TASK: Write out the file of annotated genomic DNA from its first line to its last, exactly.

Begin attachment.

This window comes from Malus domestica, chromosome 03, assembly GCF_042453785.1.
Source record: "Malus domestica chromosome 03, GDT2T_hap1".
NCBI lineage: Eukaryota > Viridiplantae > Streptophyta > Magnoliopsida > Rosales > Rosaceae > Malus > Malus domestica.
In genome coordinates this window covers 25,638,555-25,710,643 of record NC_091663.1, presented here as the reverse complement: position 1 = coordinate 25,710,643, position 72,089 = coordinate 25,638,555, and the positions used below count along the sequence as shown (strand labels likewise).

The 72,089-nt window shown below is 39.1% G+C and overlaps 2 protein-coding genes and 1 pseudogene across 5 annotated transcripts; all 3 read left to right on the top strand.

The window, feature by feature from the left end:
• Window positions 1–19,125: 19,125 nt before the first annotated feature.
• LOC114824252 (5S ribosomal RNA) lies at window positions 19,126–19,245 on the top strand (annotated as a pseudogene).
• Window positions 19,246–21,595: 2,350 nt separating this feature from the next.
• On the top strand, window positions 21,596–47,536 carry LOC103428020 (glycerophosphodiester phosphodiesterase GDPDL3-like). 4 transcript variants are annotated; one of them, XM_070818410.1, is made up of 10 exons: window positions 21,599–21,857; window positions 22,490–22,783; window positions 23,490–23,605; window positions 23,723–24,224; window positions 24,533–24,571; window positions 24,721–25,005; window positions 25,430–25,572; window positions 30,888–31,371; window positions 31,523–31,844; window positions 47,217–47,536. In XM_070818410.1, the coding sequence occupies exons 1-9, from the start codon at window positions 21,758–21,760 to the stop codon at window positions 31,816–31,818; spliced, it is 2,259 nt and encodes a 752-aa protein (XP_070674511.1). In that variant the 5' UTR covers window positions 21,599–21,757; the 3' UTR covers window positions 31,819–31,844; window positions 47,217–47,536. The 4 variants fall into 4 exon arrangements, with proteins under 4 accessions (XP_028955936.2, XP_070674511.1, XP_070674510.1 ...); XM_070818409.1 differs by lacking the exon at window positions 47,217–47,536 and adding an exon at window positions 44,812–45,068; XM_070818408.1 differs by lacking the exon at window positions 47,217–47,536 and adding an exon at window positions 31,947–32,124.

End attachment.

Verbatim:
This window comes from Malus domestica, chromosome 03, assembly GCF_042453785.1.
Source record: "Malus domestica chromosome 03, GDT2T_hap1".
NCBI lineage: Eukaryota > Viridiplantae > Streptophyta > Magnoliopsida > Rosales > Rosaceae > Malus > Malus domestica.
In genome coordinates this window covers 25,638,555-25,710,643 of record NC_091663.1, presented here as the reverse complement: position 1 = coordinate 25,710,643, position 72,089 = coordinate 25,638,555, and the positions used below count along the sequence as shown (strand labels likewise).

The 72,089-nt window shown below is 39.1% G+C and overlaps 2 protein-coding genes and 1 pseudogene across 5 annotated transcripts; all 3 read left to right on the top strand.

The window, feature by feature from the left end:
• Window positions 1–19,125: 19,125 nt before the first annotated feature.
• LOC114824252 (5S ribosomal RNA) lies at window positions 19,126–19,245 on the top strand (annotated as a pseudogene).
• Window positions 19,246–21,595: 2,350 nt separating this feature from the next.
• On the top strand, window positions 21,596–47,536 carry LOC103428020 (glycerophosphodiester phosphodiesterase GDPDL3-like). 4 transcript variants are annotated; one of them, XM_070818410.1, is made up of 10 exons: window positions 21,599–21,857; window positions 22,490–22,783; window positions 23,490–23,605; window positions 23,723–24,224; window positions 24,533–24,571; window positions 24,721–25,005; window positions 25,430–25,572; window positions 30,888–31,371; window positions 31,523–31,844; window positions 47,217–47,536. In XM_070818410.1, the coding sequence occupies exons 1-9, from the start codon at window positions 21,758–21,760 to the stop codon at window positions 31,816–31,818; spliced, it is 2,259 nt and encodes a 752-aa protein (XP_070674511.1). In that variant the 5' UTR covers window positions 21,599–21,757; the 3' UTR covers window positions 31,819–31,844; window positions 47,217–47,536. The 4 variants fall into 4 exon arrangements, with proteins under 4 accessions (XP_028955936.2, XP_070674511.1, XP_070674510.1 ...); XM_070818409.1 differs by lacking the exon at window positions 47,217–47,536 and adding an exon at window positions 44,812–45,068; XM_070818408.1 differs by lacking the exon at window positions 47,217–47,536 and adding an exon at window positions 31,947–32,124.